6. Invest in a Kindle or iPad. When you travel, there will be times where you’ll be waiting…a lot. Your flight may be delayed or you have to wait on the plane or maybe for your rental car. A good book always helps pass the time, but carrying around books and magazines can get bulky. A Kindle or iPad helps trim it down and it also allows you to purchase and download a new book when you’re done instead of waiting until you’re home to go to the bookstore or the library (does anyone still go to the library?).

7. Work on the plane. I find some of my most productive hours are on an airplane. There’s something about it that’s so quiet and peaceful. I save any work that can be done without Internet (blogging, planning, spreadsheets) to be done on the plane. I’m way more productive on those tasks when the Internet isn’t tempting me.

8. Drink Emergen-C packets. Traveling can expose you to a lot of germs and viruses. Not to mention, you’re probably exhausted which means your immune system is also tired. I always pack Emergen-C packets and put them in my water to get extra vitamins. Oh, and hand sanitizer is always a must!

9. Stay near the airport. I always stay at the hotel closest to the airport, not the event. Once I made the mistake of staying near the school I was speaking at and then had to get up at 3:00 am for a two-hour drive to the airport. Not one of my brightest moments. Staying near the airport also gives you that peace of mind instead of the stress of navigating a long drive before a flight.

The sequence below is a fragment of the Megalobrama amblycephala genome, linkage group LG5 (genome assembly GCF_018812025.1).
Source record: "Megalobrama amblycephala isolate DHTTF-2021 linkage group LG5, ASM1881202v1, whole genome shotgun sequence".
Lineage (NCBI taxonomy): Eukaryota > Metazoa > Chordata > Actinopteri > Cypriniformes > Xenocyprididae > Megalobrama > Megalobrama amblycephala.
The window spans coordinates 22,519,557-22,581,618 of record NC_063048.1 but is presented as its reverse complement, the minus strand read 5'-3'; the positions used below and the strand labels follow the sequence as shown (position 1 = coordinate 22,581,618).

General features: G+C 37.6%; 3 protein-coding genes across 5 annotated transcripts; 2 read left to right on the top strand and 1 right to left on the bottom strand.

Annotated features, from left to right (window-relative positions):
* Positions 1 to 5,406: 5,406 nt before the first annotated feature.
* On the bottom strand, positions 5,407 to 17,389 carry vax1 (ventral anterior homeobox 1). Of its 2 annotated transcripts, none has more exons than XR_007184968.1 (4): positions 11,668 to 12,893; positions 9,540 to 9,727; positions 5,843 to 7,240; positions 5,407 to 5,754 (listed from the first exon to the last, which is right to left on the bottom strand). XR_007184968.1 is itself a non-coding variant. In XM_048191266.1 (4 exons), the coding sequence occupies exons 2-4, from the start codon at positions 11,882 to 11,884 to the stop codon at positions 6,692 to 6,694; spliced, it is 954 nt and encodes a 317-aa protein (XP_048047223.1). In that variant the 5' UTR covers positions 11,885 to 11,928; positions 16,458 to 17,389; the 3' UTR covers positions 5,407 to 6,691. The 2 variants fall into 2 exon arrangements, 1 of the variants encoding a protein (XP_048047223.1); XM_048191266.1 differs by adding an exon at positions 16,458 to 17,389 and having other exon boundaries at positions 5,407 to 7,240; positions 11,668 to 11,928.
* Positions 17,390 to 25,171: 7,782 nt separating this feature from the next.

10. Expecting bad weather? Call the airline. When a snowstorm or any kind of bad weather is coming in, you can call the airline before and ask to get on an earlier flight. Usually, they’ll waive the change fee because they actually want to get people out before the storm so they don’t have to deal with accommodating tons of passengers for cancelled or delayed travel. 

11. Be the last one to put your carry-on under the plane. Sometimes airlines require you to tag your carry-on and put it under the plane when there’s limited overhead space. If you’re the last one to give your luggage, usually it will end up on top of the pile and be the first one pulled out. Then you won’t be awkwardly standing in the jet bridge when you need to make your connection.

12. Remember that you’re not on vacation. When I first started traveling, the hotels and the plane rides made me feel like I was on vacation because ‘travel equals vacation’ was ingrained in my head. But it’s important to remember you’re there to work. You can still enjoy the city and try “the best burger in NYC” or visit the Atlanta Aquarium but don’t stay up late, drink a lot, or overload on food.

Let's Chat! What other travel tips do you have for new travelers? Share them with us here!

About Jess

JESS_EKSTROM_.jpgJess is the founder and CEO of her college startup, Headbands of Hope. For every headband purchased, one is given to a girl with cancer and $1 is donated to fund childhood cancer research. She loves speaking on college campuses through CAMPUSPEAK and has recently launched her first book, The Freshman Fabulous: The Girl's Guide to College. When she's not working or speaking, she enjoys trying new foods, doing crossfit, writing (especially for IATG!), taking improv classes, being outside, and helping others find their path to help the world.